• Falcons – The lowest level operatives of the cartels are also some of the most important. The eyes and ears on the street, falcons monitor and report the activities of law enforcement and rival cartels while serving as street dealers. Falcons are the merchants selling the drug to individuals.
  • Assets – Anyone could be a cartel asset, a bribed city watch sergeant looking the other way when a huge shipment arrives, a merchant with a kidnapped daughter allowing a smuggler to use his ship, or a politician being blackmailed into pardoning a group of thugs. Assets are manipulated by the cartel because of their job or position within a society. Usually a bribe is the first way a cartel will try to manipulate a target, then intimidation, blackmail, kidnapping, and violence come into play. It can be difficult to not give into the cartels’ demands. Even the smaller organizations tend to have assets in law enforcement and government, so there are few people one can turn to for help if a cartel comes knocking.

One of the largest cartels is the Rainbow Dragons, led by boss Juong Meral and based in Parian, but operating everywhere. They are rivaled by Sunset’s Children, another large Parian cartel led by boss Kerta Fernnath. In Aeranore, a small cartel called No Trace has gained some infamy as they have begun expanding into Taliana.

The cartels have begun moving into Verda, where the lawless land allows them to easily sell and transport orange spice. They have had success addicting colonists and the folk of the tribes at first, but the people of Verda have begun to wise up and many are wary of those peddling the stuff.

Effects of Orange Spice

Orange spice is a stimulant. It makes users faster and full of life, but leaves them feeling immensely down. A user can snort the drug directly, absorb it through their tongue, or smoke it in a paper or pipe. The going price for a hit (or one dose) of orange spice is usually around 1gp.

One hit of orange spice grants users one extra action during their turn for the next hour. After the initial effect wears off, a secondary effect kicks in. Users must make a DC 10 Constitution saving throw. A failed save means the target is intoxicated for the next eight hours. A successful save means the target is intoxicated for only the next hour. The intoxicated condition cannot be removed in any way, but it can be delayed by taking a second hit of orange spice, however the target risks overdosing (see below).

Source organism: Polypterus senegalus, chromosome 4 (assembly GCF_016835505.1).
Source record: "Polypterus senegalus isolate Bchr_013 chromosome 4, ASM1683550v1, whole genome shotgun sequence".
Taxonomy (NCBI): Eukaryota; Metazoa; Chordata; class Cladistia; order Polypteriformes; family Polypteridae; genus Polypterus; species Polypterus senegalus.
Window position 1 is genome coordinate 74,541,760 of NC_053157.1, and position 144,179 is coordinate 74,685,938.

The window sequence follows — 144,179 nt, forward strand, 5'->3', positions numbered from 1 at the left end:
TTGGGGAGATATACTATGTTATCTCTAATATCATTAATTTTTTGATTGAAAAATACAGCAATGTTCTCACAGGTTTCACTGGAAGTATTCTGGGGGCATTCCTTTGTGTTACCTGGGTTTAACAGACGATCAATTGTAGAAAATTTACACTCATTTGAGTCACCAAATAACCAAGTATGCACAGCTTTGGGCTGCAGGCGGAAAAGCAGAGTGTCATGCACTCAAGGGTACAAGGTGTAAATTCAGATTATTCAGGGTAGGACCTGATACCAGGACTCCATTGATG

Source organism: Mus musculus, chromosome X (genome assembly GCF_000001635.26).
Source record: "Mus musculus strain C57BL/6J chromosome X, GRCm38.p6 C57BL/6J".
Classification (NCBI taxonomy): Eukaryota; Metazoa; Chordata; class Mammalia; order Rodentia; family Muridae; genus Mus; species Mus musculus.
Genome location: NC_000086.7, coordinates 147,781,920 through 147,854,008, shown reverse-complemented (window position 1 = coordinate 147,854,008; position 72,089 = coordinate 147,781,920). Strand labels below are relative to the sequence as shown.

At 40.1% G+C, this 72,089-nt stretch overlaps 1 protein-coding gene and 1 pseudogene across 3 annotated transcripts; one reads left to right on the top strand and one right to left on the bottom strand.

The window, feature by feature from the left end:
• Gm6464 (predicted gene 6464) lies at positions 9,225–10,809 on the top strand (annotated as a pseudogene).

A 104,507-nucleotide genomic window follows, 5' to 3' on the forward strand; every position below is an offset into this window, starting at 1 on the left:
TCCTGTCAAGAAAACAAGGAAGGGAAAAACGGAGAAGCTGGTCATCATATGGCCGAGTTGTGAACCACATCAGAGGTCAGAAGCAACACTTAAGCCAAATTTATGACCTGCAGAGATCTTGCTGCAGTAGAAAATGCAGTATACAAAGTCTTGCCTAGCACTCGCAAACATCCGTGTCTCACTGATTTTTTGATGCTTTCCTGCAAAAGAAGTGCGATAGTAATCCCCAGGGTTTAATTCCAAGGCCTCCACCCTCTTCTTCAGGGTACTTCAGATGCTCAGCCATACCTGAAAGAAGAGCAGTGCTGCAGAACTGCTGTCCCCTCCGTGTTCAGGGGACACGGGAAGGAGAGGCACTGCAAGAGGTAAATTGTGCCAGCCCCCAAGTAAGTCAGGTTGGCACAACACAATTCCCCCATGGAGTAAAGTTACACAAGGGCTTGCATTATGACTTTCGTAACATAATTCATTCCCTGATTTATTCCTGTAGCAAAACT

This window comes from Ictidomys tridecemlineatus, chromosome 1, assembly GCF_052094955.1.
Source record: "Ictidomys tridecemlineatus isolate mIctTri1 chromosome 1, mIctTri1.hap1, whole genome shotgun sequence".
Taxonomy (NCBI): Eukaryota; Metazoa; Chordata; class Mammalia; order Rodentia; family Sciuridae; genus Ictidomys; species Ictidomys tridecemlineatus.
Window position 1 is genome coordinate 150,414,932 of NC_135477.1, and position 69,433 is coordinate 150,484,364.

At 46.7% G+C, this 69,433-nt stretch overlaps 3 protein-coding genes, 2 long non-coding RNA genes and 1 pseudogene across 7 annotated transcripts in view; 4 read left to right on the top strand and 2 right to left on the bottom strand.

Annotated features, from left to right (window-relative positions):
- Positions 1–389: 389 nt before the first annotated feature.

Once the orange spice’s secondary effect wears off, targets must make a DC 10 Wisdom saving throw or become addicted. Each time a creature makes this saving throw within a month of the last time he or she made another Wisdom saving throw to avoid becoming addicted to orange spice, the DC increases by 1.

Addicted creatures have a difficult time functioning without orange spice. When they aren’t using, addicted creatures are considered intoxicated and need to use just to function normally. An addicted creature needs one hit to function without the intoxicated effect for an hour and two hits to feel the effects of the orange spice outlined above. A creature can detox to lose their addicted condition, but they must not use orange spice for a month.

A creature who takes orange spice twice in a day must make a DC 10 Constitution saving throw or overdose. For every use of orange spice after the second, the DC increases by 1. When a creature overdoses, roll on the chart below to see the effect of the overdose.

d20 Effect
1 Creature dies
2 – 4 Creature is unconscious for the next 8 hours
5 – 7 Creature is paralyzed for the next 8 hours
8 – 10 Creature is blinded for the next 8 hours
11 – 13 Creature is deafened for the next 8 hours
14 – 16 Creature becomes frightened of another creature of the DMs choosing for the next 8 hours
17 – 19 Creature cannot stand and is prone for the next 8 hours
20 Creature considers all other creatures it can see enemies and attacks for the next 8 hours


Let me know what you think. I know these rules are a little complicated, but I figure the mechanics make orange spice seem addictive and dangerous while also making them a little attractive. The complexities here are meant if PCs choose to take the drug, and many won’t. GMs are encouraged to have NPCs react to the drug however they like.

A Quick Note

So today Mike Mearls revealed in a Legends and Lore article on the Wizards of the Coast D&D site that they’re creating some form of Open Gaming License for the new edition of D&D. He said that it won’t be ready for launch until 2015, so all of Exploration Age will probably be available for a modest fee at that point as well. This gives me lots and lots of time to get the math right for things like new backgrounds, feats, monsters, magic items, and rules modules. In the meantime, take this survey to help me figure out what the price of an Exploration Age Campaign Guide pdf should be. Thanks!